Report Library

Holster Retention Issue during Foot Pursuit of Armed Subject

Event Summary

A specialty unit officer was performing surveillance on violent gang members. One known subject left in a vehicle, and after officers observed traffic offenses (and confirmed the subject had a suspended license), an attempt to stop the subject was made. The vehicle/suspect refused to stop and fled for 6-8 blocks before the driver and passenger bailed out on foot. The passenger was apprehended immediately with little incident by one officer, and the other officer chased the driver on foot.

During the chase, another officer arrived to assist and caused the driver/suspect to run back toward the pursuing officer. Upon encountering the pursuing officer, the subject stopped, reached into his waistband and produced a loaded firearm, pointing it at the officer from 4-5 feet away. The officer realized he didn’t have his firearm and immediately went hands-on by tackling and fighting with the subject. At that point, the assisting officer didn’t/couldn’t shoot because of the entwined officer and subject. Shortly after, the officers were able to subdue the subject, and the subject was taken into custody with minor injuries.

We learned that during the pursuit, the officer’s external carrier/entry vest had manipulated (through bumps, turns and stops) the thumb safety [holster] release, and the motion/action of the pursuit caused the officer’s gun to fall out of the holster without him knowing. The gun was found between the seat and center console of his patrol vehicle, lodged between the seat-belt latch and console. NOTE: Use extreme caution when wearing external or entry vests while wearing waist type gun belts/holsters.

 

Lessons Learned

  • Officers should always be cognizant of the location of their sidearm (with regular retention checks) and ensure their sidearm is in working condition.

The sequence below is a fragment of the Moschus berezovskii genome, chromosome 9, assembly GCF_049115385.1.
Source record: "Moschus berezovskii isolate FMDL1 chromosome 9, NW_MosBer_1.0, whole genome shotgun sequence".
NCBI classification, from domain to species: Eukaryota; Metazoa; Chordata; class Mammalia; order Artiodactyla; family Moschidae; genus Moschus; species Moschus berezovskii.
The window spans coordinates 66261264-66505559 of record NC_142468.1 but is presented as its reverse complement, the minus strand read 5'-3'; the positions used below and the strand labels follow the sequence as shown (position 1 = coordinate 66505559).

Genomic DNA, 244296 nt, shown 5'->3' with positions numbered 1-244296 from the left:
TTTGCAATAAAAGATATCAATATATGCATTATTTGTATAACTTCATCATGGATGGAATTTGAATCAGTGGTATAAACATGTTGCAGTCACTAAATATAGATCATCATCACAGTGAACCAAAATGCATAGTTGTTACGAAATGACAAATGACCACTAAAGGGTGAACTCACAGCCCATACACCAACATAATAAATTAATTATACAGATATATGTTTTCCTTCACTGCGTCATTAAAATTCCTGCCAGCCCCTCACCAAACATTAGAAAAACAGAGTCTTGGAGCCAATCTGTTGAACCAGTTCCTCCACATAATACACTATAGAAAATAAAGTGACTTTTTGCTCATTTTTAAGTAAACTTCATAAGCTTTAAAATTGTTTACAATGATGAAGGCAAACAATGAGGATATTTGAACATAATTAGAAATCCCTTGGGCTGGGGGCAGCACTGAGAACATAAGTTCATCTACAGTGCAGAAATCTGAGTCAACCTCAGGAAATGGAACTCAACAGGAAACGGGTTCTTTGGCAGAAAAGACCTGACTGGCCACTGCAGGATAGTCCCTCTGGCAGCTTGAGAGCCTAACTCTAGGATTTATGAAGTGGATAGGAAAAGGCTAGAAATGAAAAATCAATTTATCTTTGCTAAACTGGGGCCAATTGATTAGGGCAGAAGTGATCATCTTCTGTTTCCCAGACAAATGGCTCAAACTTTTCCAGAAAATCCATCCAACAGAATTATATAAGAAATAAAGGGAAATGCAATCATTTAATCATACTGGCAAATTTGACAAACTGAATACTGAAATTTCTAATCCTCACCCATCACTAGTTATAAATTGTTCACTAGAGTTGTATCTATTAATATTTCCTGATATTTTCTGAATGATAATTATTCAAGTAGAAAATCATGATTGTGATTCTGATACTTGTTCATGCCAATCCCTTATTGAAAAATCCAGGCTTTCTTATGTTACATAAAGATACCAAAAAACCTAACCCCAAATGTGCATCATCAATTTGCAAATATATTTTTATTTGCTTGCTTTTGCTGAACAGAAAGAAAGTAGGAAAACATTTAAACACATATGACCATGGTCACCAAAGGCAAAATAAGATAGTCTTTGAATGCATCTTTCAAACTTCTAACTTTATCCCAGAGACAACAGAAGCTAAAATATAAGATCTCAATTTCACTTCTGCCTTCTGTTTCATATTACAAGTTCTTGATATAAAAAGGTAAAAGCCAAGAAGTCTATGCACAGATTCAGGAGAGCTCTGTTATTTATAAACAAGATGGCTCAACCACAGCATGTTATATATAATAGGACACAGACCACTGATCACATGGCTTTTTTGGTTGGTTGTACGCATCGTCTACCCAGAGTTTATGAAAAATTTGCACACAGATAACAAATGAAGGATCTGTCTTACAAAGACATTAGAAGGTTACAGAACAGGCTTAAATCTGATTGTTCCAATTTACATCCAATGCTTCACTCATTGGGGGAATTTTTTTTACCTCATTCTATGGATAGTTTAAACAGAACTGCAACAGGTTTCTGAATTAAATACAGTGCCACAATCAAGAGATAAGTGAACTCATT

• Officers should ensure their retention holster is properly positioned on their duty belt and ensure their position and equipment within the patrol vehicle does not compromise the holster.
  • External ballistic vest carriers should be tested, approved, and properly fitted to ensure they do not inhibit an officer’s performance or otherwise impact their equipment, such as the holster.

 

Changes as a result of that experience (what would you do differently?):

Consider authorizing an optional thigh holster when officers wear external carriers and ensure all equipment is properly fitted prior to use.

 

Full Report

Holster Retention Issue during Foot Pursuit of Armed Subject

 

 

Employer Information

What was your level of involvement in the near miss/incident? Read or heard about it

Type of Law Enforcement Agency: Local – Police Department

Type of Police Department: City, Town, or Village

Agency Size – Sworn Staff: 250 – 499

Approximate Population Served: 100,000 – 499,999

Region of Country: Midwest – East North Central (IL, IN, OH, MI, WI)

 

Involved Personal Information

What was the involved person’s duty assignment at the time of the incident? Sworn – Specialty Unit (K9, SWAT, Task Force, etc.)

Was the involved person a supervisor? No

Years of experience in law enforcement (at time of incident): More than 5, but less than 7

Approximate age of the involved person (at the time of the incident): 31 – 35 years old

Sex: Male

Ethnicity: Not Hispanic or Latino

Race:

  • White

 

Incident Information

What type of call or activity was the involved person responding to or engaged in? Traffic Violation(s)

How was the call or activity initiated? Self-Initiated/Observed

Please classify this incident: Almost resulted in officer injury or fatality

Date of near miss/incident: September

Date of near miss/incident: 2017

Approximate time of incident: 1600

What was the involved person’s initial assessment or impression of the call or situation?

  • Thought it could be more dangerous than usual

Did dispatch provide an accurate description of the call or incident? Not Applicable

How many officers were at the scene at the time of the near miss/incident? 3

Did this incident involve a pursuit? Yes

What kind of pursuit occurred? Both Foot and Vehicle Pursuit

Event Summary: